RCEP trade deal will intensify land grabbing in Asia

The Regional Comprehensive Economic Partnership (RCEP) is a proposed mega-trade agreement that involves 10 countries of Southeast Asia and six of their trading partners. If adopted, it will be the biggest trade deal in the world. RCEP will not just change rules on the export and import of goods and services; it will change how governments decide on rights to land and who has access to it. Therefore, it has the potential to increase land grabbing across Asia – already a huge problem in this region. The implications are far-reaching, with millions of farmers' and fisherfolks' livelihoods at stake in RCEP member countries where the population is struggling to feed itself.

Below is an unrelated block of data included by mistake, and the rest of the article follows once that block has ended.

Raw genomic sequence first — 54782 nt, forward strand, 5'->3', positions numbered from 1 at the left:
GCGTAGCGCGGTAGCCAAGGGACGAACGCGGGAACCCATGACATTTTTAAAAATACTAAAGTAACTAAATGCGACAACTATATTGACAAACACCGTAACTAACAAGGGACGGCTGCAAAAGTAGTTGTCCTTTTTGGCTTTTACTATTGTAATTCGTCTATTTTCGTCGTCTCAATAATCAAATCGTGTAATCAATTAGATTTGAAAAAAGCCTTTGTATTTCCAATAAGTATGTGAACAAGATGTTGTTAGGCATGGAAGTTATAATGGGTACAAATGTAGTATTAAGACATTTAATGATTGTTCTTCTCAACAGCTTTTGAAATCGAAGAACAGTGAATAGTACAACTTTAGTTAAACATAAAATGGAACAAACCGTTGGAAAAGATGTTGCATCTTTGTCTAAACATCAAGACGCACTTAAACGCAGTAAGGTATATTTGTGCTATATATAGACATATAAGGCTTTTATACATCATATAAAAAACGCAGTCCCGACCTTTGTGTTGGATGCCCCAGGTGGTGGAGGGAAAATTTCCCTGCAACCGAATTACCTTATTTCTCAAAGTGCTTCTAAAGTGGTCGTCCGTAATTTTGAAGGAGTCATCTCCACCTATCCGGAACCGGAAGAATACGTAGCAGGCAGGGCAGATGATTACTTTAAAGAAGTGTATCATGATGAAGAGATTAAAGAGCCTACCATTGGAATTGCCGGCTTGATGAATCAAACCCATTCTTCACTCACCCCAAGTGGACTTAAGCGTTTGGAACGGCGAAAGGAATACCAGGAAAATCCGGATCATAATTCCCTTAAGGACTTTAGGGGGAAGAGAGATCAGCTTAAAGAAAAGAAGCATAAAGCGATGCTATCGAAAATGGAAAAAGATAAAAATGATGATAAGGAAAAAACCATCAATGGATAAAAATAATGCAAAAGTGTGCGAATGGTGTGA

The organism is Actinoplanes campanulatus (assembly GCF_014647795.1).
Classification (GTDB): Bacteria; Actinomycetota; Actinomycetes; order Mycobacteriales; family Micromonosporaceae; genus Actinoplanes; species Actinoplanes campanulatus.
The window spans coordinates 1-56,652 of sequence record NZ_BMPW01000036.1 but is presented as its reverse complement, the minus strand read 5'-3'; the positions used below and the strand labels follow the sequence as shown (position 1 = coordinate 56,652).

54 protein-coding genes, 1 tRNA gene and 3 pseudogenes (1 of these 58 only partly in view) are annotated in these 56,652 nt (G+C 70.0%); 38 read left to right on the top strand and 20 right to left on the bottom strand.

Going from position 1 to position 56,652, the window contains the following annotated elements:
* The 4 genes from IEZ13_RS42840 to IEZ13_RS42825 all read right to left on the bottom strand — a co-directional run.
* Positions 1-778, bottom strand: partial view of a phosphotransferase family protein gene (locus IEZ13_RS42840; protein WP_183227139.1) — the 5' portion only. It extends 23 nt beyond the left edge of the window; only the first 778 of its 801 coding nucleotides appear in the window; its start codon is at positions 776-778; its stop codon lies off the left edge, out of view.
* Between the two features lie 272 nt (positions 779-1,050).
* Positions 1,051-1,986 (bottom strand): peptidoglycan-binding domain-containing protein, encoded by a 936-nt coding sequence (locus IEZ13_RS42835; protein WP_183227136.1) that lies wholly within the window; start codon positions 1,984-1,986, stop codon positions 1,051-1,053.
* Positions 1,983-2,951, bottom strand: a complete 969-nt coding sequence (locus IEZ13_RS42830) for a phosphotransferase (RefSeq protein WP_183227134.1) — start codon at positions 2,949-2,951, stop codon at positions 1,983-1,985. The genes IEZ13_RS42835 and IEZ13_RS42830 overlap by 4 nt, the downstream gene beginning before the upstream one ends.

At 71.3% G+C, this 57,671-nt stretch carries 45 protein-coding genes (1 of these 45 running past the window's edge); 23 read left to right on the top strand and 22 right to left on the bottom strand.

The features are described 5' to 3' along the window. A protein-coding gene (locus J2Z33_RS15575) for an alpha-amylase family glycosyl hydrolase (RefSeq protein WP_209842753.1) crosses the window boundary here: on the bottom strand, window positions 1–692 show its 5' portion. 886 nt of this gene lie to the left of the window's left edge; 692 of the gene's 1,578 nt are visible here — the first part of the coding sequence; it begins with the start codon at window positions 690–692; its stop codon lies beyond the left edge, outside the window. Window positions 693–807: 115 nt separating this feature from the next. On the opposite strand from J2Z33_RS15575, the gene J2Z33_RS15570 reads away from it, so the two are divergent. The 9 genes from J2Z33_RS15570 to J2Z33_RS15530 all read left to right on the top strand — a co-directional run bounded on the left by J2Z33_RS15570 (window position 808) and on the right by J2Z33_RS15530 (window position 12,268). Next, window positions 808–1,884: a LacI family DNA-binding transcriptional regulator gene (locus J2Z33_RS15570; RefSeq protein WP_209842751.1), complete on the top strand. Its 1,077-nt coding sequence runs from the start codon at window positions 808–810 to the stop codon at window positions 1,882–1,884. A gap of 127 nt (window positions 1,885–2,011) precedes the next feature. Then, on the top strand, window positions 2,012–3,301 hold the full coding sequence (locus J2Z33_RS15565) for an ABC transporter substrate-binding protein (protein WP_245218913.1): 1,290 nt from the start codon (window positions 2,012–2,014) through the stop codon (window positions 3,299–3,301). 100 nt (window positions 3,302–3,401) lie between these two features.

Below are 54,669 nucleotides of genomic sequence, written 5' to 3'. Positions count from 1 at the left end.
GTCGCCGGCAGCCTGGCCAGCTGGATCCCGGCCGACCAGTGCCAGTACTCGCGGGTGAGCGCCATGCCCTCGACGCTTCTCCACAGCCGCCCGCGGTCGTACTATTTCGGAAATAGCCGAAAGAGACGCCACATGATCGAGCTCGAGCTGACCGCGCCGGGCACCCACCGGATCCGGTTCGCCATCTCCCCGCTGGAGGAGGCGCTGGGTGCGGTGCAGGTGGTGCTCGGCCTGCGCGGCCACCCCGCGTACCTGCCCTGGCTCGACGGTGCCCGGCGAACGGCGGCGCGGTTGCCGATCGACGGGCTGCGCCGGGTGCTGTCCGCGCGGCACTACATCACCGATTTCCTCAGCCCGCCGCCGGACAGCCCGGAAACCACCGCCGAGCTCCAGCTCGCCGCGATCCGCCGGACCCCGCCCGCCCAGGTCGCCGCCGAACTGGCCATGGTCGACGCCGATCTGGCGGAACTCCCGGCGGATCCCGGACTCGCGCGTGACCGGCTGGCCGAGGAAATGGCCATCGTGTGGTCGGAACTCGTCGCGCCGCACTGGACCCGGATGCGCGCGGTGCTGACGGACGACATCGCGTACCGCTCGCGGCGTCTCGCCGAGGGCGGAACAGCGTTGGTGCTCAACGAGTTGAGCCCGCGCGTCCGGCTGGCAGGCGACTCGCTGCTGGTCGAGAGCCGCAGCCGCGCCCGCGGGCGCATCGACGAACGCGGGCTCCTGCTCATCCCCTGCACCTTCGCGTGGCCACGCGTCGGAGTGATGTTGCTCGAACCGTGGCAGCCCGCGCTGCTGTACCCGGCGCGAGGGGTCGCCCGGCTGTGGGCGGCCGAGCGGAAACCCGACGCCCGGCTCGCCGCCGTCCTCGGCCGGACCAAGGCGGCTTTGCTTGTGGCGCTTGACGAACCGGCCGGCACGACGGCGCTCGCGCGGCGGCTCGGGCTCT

The Regional Comprehensive Economic Partnership (RCEP) is a proposed mega-trade agreement that involves 10 countries of Southeast Asia and six of their trading partners. If adopted, it will be the biggest trade deal in the world. RCEP will not just change rules on the export and import of goods and services; it will change how governments decide on rights to land and who has access to it. Therefore, it has the potential to increase land grabbing across Asia – already a huge problem in this region. The implications are far-reaching, with millions of farmers' and fisherfolks' livelihoods at stake in RCEP member countries where the population is struggling to feed itself.